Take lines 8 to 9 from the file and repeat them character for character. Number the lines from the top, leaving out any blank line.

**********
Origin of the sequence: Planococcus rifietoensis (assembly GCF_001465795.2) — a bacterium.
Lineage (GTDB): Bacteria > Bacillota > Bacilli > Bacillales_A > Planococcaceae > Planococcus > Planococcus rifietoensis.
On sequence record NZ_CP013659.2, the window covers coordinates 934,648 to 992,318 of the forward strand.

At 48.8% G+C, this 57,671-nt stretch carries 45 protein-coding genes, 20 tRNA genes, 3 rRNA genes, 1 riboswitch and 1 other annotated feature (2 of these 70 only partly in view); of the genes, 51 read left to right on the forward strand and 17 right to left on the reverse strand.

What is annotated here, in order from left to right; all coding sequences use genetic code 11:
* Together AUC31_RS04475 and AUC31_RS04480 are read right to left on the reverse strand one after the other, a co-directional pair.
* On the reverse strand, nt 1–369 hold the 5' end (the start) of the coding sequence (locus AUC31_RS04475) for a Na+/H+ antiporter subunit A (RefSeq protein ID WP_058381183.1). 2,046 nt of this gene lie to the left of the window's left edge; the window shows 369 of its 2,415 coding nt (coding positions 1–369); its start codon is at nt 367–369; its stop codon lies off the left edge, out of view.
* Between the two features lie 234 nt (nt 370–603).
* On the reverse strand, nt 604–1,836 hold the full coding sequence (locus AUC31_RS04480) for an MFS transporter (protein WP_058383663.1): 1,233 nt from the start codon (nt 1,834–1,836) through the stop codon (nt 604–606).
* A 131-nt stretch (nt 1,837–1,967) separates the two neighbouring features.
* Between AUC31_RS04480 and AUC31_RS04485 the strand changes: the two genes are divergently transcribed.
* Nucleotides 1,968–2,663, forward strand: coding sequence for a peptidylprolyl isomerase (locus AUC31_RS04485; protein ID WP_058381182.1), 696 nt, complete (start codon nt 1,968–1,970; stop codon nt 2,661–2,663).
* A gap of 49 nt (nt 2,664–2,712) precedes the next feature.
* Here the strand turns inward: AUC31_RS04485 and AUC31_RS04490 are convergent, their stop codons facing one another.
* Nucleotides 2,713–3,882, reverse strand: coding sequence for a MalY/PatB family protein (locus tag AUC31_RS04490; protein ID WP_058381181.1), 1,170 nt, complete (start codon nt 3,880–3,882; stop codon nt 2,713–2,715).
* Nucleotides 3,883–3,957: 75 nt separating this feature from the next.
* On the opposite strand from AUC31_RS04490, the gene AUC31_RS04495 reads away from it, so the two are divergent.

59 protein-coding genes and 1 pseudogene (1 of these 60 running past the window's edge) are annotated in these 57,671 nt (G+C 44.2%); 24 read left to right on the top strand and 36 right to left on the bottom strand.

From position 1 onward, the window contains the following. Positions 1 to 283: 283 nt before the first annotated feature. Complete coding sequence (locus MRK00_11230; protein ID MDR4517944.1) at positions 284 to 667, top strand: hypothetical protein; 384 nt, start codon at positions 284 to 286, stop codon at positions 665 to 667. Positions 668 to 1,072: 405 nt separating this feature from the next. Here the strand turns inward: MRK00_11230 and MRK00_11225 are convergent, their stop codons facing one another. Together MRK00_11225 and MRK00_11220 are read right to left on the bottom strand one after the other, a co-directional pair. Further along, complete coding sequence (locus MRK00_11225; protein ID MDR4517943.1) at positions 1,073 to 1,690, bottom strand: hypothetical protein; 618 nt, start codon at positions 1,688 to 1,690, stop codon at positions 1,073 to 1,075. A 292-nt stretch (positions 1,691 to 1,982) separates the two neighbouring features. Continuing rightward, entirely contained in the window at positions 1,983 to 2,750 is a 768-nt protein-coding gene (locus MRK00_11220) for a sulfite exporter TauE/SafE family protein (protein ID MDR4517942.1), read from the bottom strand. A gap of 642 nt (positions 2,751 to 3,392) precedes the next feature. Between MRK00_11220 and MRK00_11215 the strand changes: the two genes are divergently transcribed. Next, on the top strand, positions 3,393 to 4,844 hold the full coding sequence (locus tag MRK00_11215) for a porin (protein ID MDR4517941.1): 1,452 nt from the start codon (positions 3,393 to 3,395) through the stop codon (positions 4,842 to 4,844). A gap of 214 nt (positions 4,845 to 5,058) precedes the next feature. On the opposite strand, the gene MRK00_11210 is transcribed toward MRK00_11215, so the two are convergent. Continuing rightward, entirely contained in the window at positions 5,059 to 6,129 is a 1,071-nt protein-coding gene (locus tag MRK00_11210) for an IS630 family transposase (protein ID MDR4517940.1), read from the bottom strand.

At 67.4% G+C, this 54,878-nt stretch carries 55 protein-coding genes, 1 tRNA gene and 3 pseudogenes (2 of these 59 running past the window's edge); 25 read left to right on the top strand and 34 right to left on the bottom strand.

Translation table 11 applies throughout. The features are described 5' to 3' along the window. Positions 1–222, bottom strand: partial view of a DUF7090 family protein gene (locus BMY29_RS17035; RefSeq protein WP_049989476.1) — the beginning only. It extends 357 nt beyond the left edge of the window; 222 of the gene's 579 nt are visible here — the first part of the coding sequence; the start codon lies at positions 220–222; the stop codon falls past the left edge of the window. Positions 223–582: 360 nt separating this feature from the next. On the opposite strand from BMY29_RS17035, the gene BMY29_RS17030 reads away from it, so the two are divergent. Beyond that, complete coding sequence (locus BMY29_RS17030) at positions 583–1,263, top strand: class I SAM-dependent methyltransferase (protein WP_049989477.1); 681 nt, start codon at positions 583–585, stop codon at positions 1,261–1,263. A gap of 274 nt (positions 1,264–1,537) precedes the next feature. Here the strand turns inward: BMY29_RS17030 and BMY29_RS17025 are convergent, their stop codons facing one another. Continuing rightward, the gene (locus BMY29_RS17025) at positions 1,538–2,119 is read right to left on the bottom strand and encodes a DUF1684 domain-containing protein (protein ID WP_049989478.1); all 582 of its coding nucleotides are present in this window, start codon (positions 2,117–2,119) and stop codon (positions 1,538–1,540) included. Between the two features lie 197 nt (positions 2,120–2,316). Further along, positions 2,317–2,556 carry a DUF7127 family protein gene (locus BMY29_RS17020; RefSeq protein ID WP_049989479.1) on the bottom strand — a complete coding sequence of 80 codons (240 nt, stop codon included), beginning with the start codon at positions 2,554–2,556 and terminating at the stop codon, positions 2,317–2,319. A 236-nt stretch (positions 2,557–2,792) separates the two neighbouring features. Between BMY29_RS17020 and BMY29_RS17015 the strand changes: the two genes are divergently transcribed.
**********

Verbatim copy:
* Between the two features lie 234 nt (nt 370–603).
* On the reverse strand, nt 604–1,836 hold the full coding sequence (locus AUC31_RS04480) for an MFS transporter (protein WP_058383663.1): 1,233 nt from the start codon (nt 1,834–1,836) through the stop codon (nt 604–606).